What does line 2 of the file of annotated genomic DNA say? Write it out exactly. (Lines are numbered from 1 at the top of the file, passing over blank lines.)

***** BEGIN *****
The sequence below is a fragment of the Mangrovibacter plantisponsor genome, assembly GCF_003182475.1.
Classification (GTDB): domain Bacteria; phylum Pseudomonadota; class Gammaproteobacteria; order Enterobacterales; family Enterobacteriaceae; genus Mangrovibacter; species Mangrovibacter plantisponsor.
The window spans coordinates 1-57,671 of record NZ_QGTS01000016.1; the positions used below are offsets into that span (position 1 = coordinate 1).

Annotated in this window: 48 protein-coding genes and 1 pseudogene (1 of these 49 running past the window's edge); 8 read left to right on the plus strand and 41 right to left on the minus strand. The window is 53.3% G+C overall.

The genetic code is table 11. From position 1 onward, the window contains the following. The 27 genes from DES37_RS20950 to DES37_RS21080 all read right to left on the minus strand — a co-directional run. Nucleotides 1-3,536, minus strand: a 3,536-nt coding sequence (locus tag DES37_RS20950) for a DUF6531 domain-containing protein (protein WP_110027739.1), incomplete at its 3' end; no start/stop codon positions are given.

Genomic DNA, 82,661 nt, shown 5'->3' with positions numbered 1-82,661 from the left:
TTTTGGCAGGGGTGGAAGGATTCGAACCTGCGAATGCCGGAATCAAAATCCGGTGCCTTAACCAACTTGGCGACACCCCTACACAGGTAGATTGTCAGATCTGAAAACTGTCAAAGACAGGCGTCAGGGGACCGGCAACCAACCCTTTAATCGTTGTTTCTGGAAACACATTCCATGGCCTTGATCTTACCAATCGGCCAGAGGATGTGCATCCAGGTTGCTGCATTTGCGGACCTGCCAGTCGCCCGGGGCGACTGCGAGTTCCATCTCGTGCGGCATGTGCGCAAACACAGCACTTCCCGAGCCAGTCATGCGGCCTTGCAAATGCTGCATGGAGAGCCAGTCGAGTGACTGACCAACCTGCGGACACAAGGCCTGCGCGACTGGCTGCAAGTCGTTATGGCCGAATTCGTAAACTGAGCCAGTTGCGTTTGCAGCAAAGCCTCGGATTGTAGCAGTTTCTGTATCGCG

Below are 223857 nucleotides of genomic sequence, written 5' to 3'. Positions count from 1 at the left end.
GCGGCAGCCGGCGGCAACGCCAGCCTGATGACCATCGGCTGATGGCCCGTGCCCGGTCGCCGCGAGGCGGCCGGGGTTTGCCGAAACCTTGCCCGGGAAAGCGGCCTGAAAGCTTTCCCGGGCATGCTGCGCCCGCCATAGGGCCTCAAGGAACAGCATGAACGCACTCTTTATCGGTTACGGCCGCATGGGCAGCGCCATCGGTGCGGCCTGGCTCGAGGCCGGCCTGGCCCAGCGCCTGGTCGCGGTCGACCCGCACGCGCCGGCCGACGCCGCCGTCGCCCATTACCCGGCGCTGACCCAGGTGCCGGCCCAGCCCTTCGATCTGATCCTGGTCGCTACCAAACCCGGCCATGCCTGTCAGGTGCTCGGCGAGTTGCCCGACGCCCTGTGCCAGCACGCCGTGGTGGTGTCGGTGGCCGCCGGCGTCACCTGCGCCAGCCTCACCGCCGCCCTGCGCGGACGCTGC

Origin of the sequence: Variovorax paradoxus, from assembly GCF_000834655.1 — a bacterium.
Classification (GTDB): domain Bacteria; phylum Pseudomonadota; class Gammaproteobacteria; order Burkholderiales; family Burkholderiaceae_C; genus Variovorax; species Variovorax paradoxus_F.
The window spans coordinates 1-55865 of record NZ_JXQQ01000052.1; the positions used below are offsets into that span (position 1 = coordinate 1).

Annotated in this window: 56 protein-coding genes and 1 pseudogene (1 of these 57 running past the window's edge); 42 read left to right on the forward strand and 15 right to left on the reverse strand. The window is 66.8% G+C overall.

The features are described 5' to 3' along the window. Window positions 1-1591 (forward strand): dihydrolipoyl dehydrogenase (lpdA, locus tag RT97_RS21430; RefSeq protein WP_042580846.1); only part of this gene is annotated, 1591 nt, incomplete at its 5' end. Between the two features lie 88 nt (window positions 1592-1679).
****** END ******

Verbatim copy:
Classification (GTDB): domain Bacteria; phylum Pseudomonadota; class Gammaproteobacteria; order Enterobacterales; family Enterobacteriaceae; genus Mangrovibacter; species Mangrovibacter plantisponsor.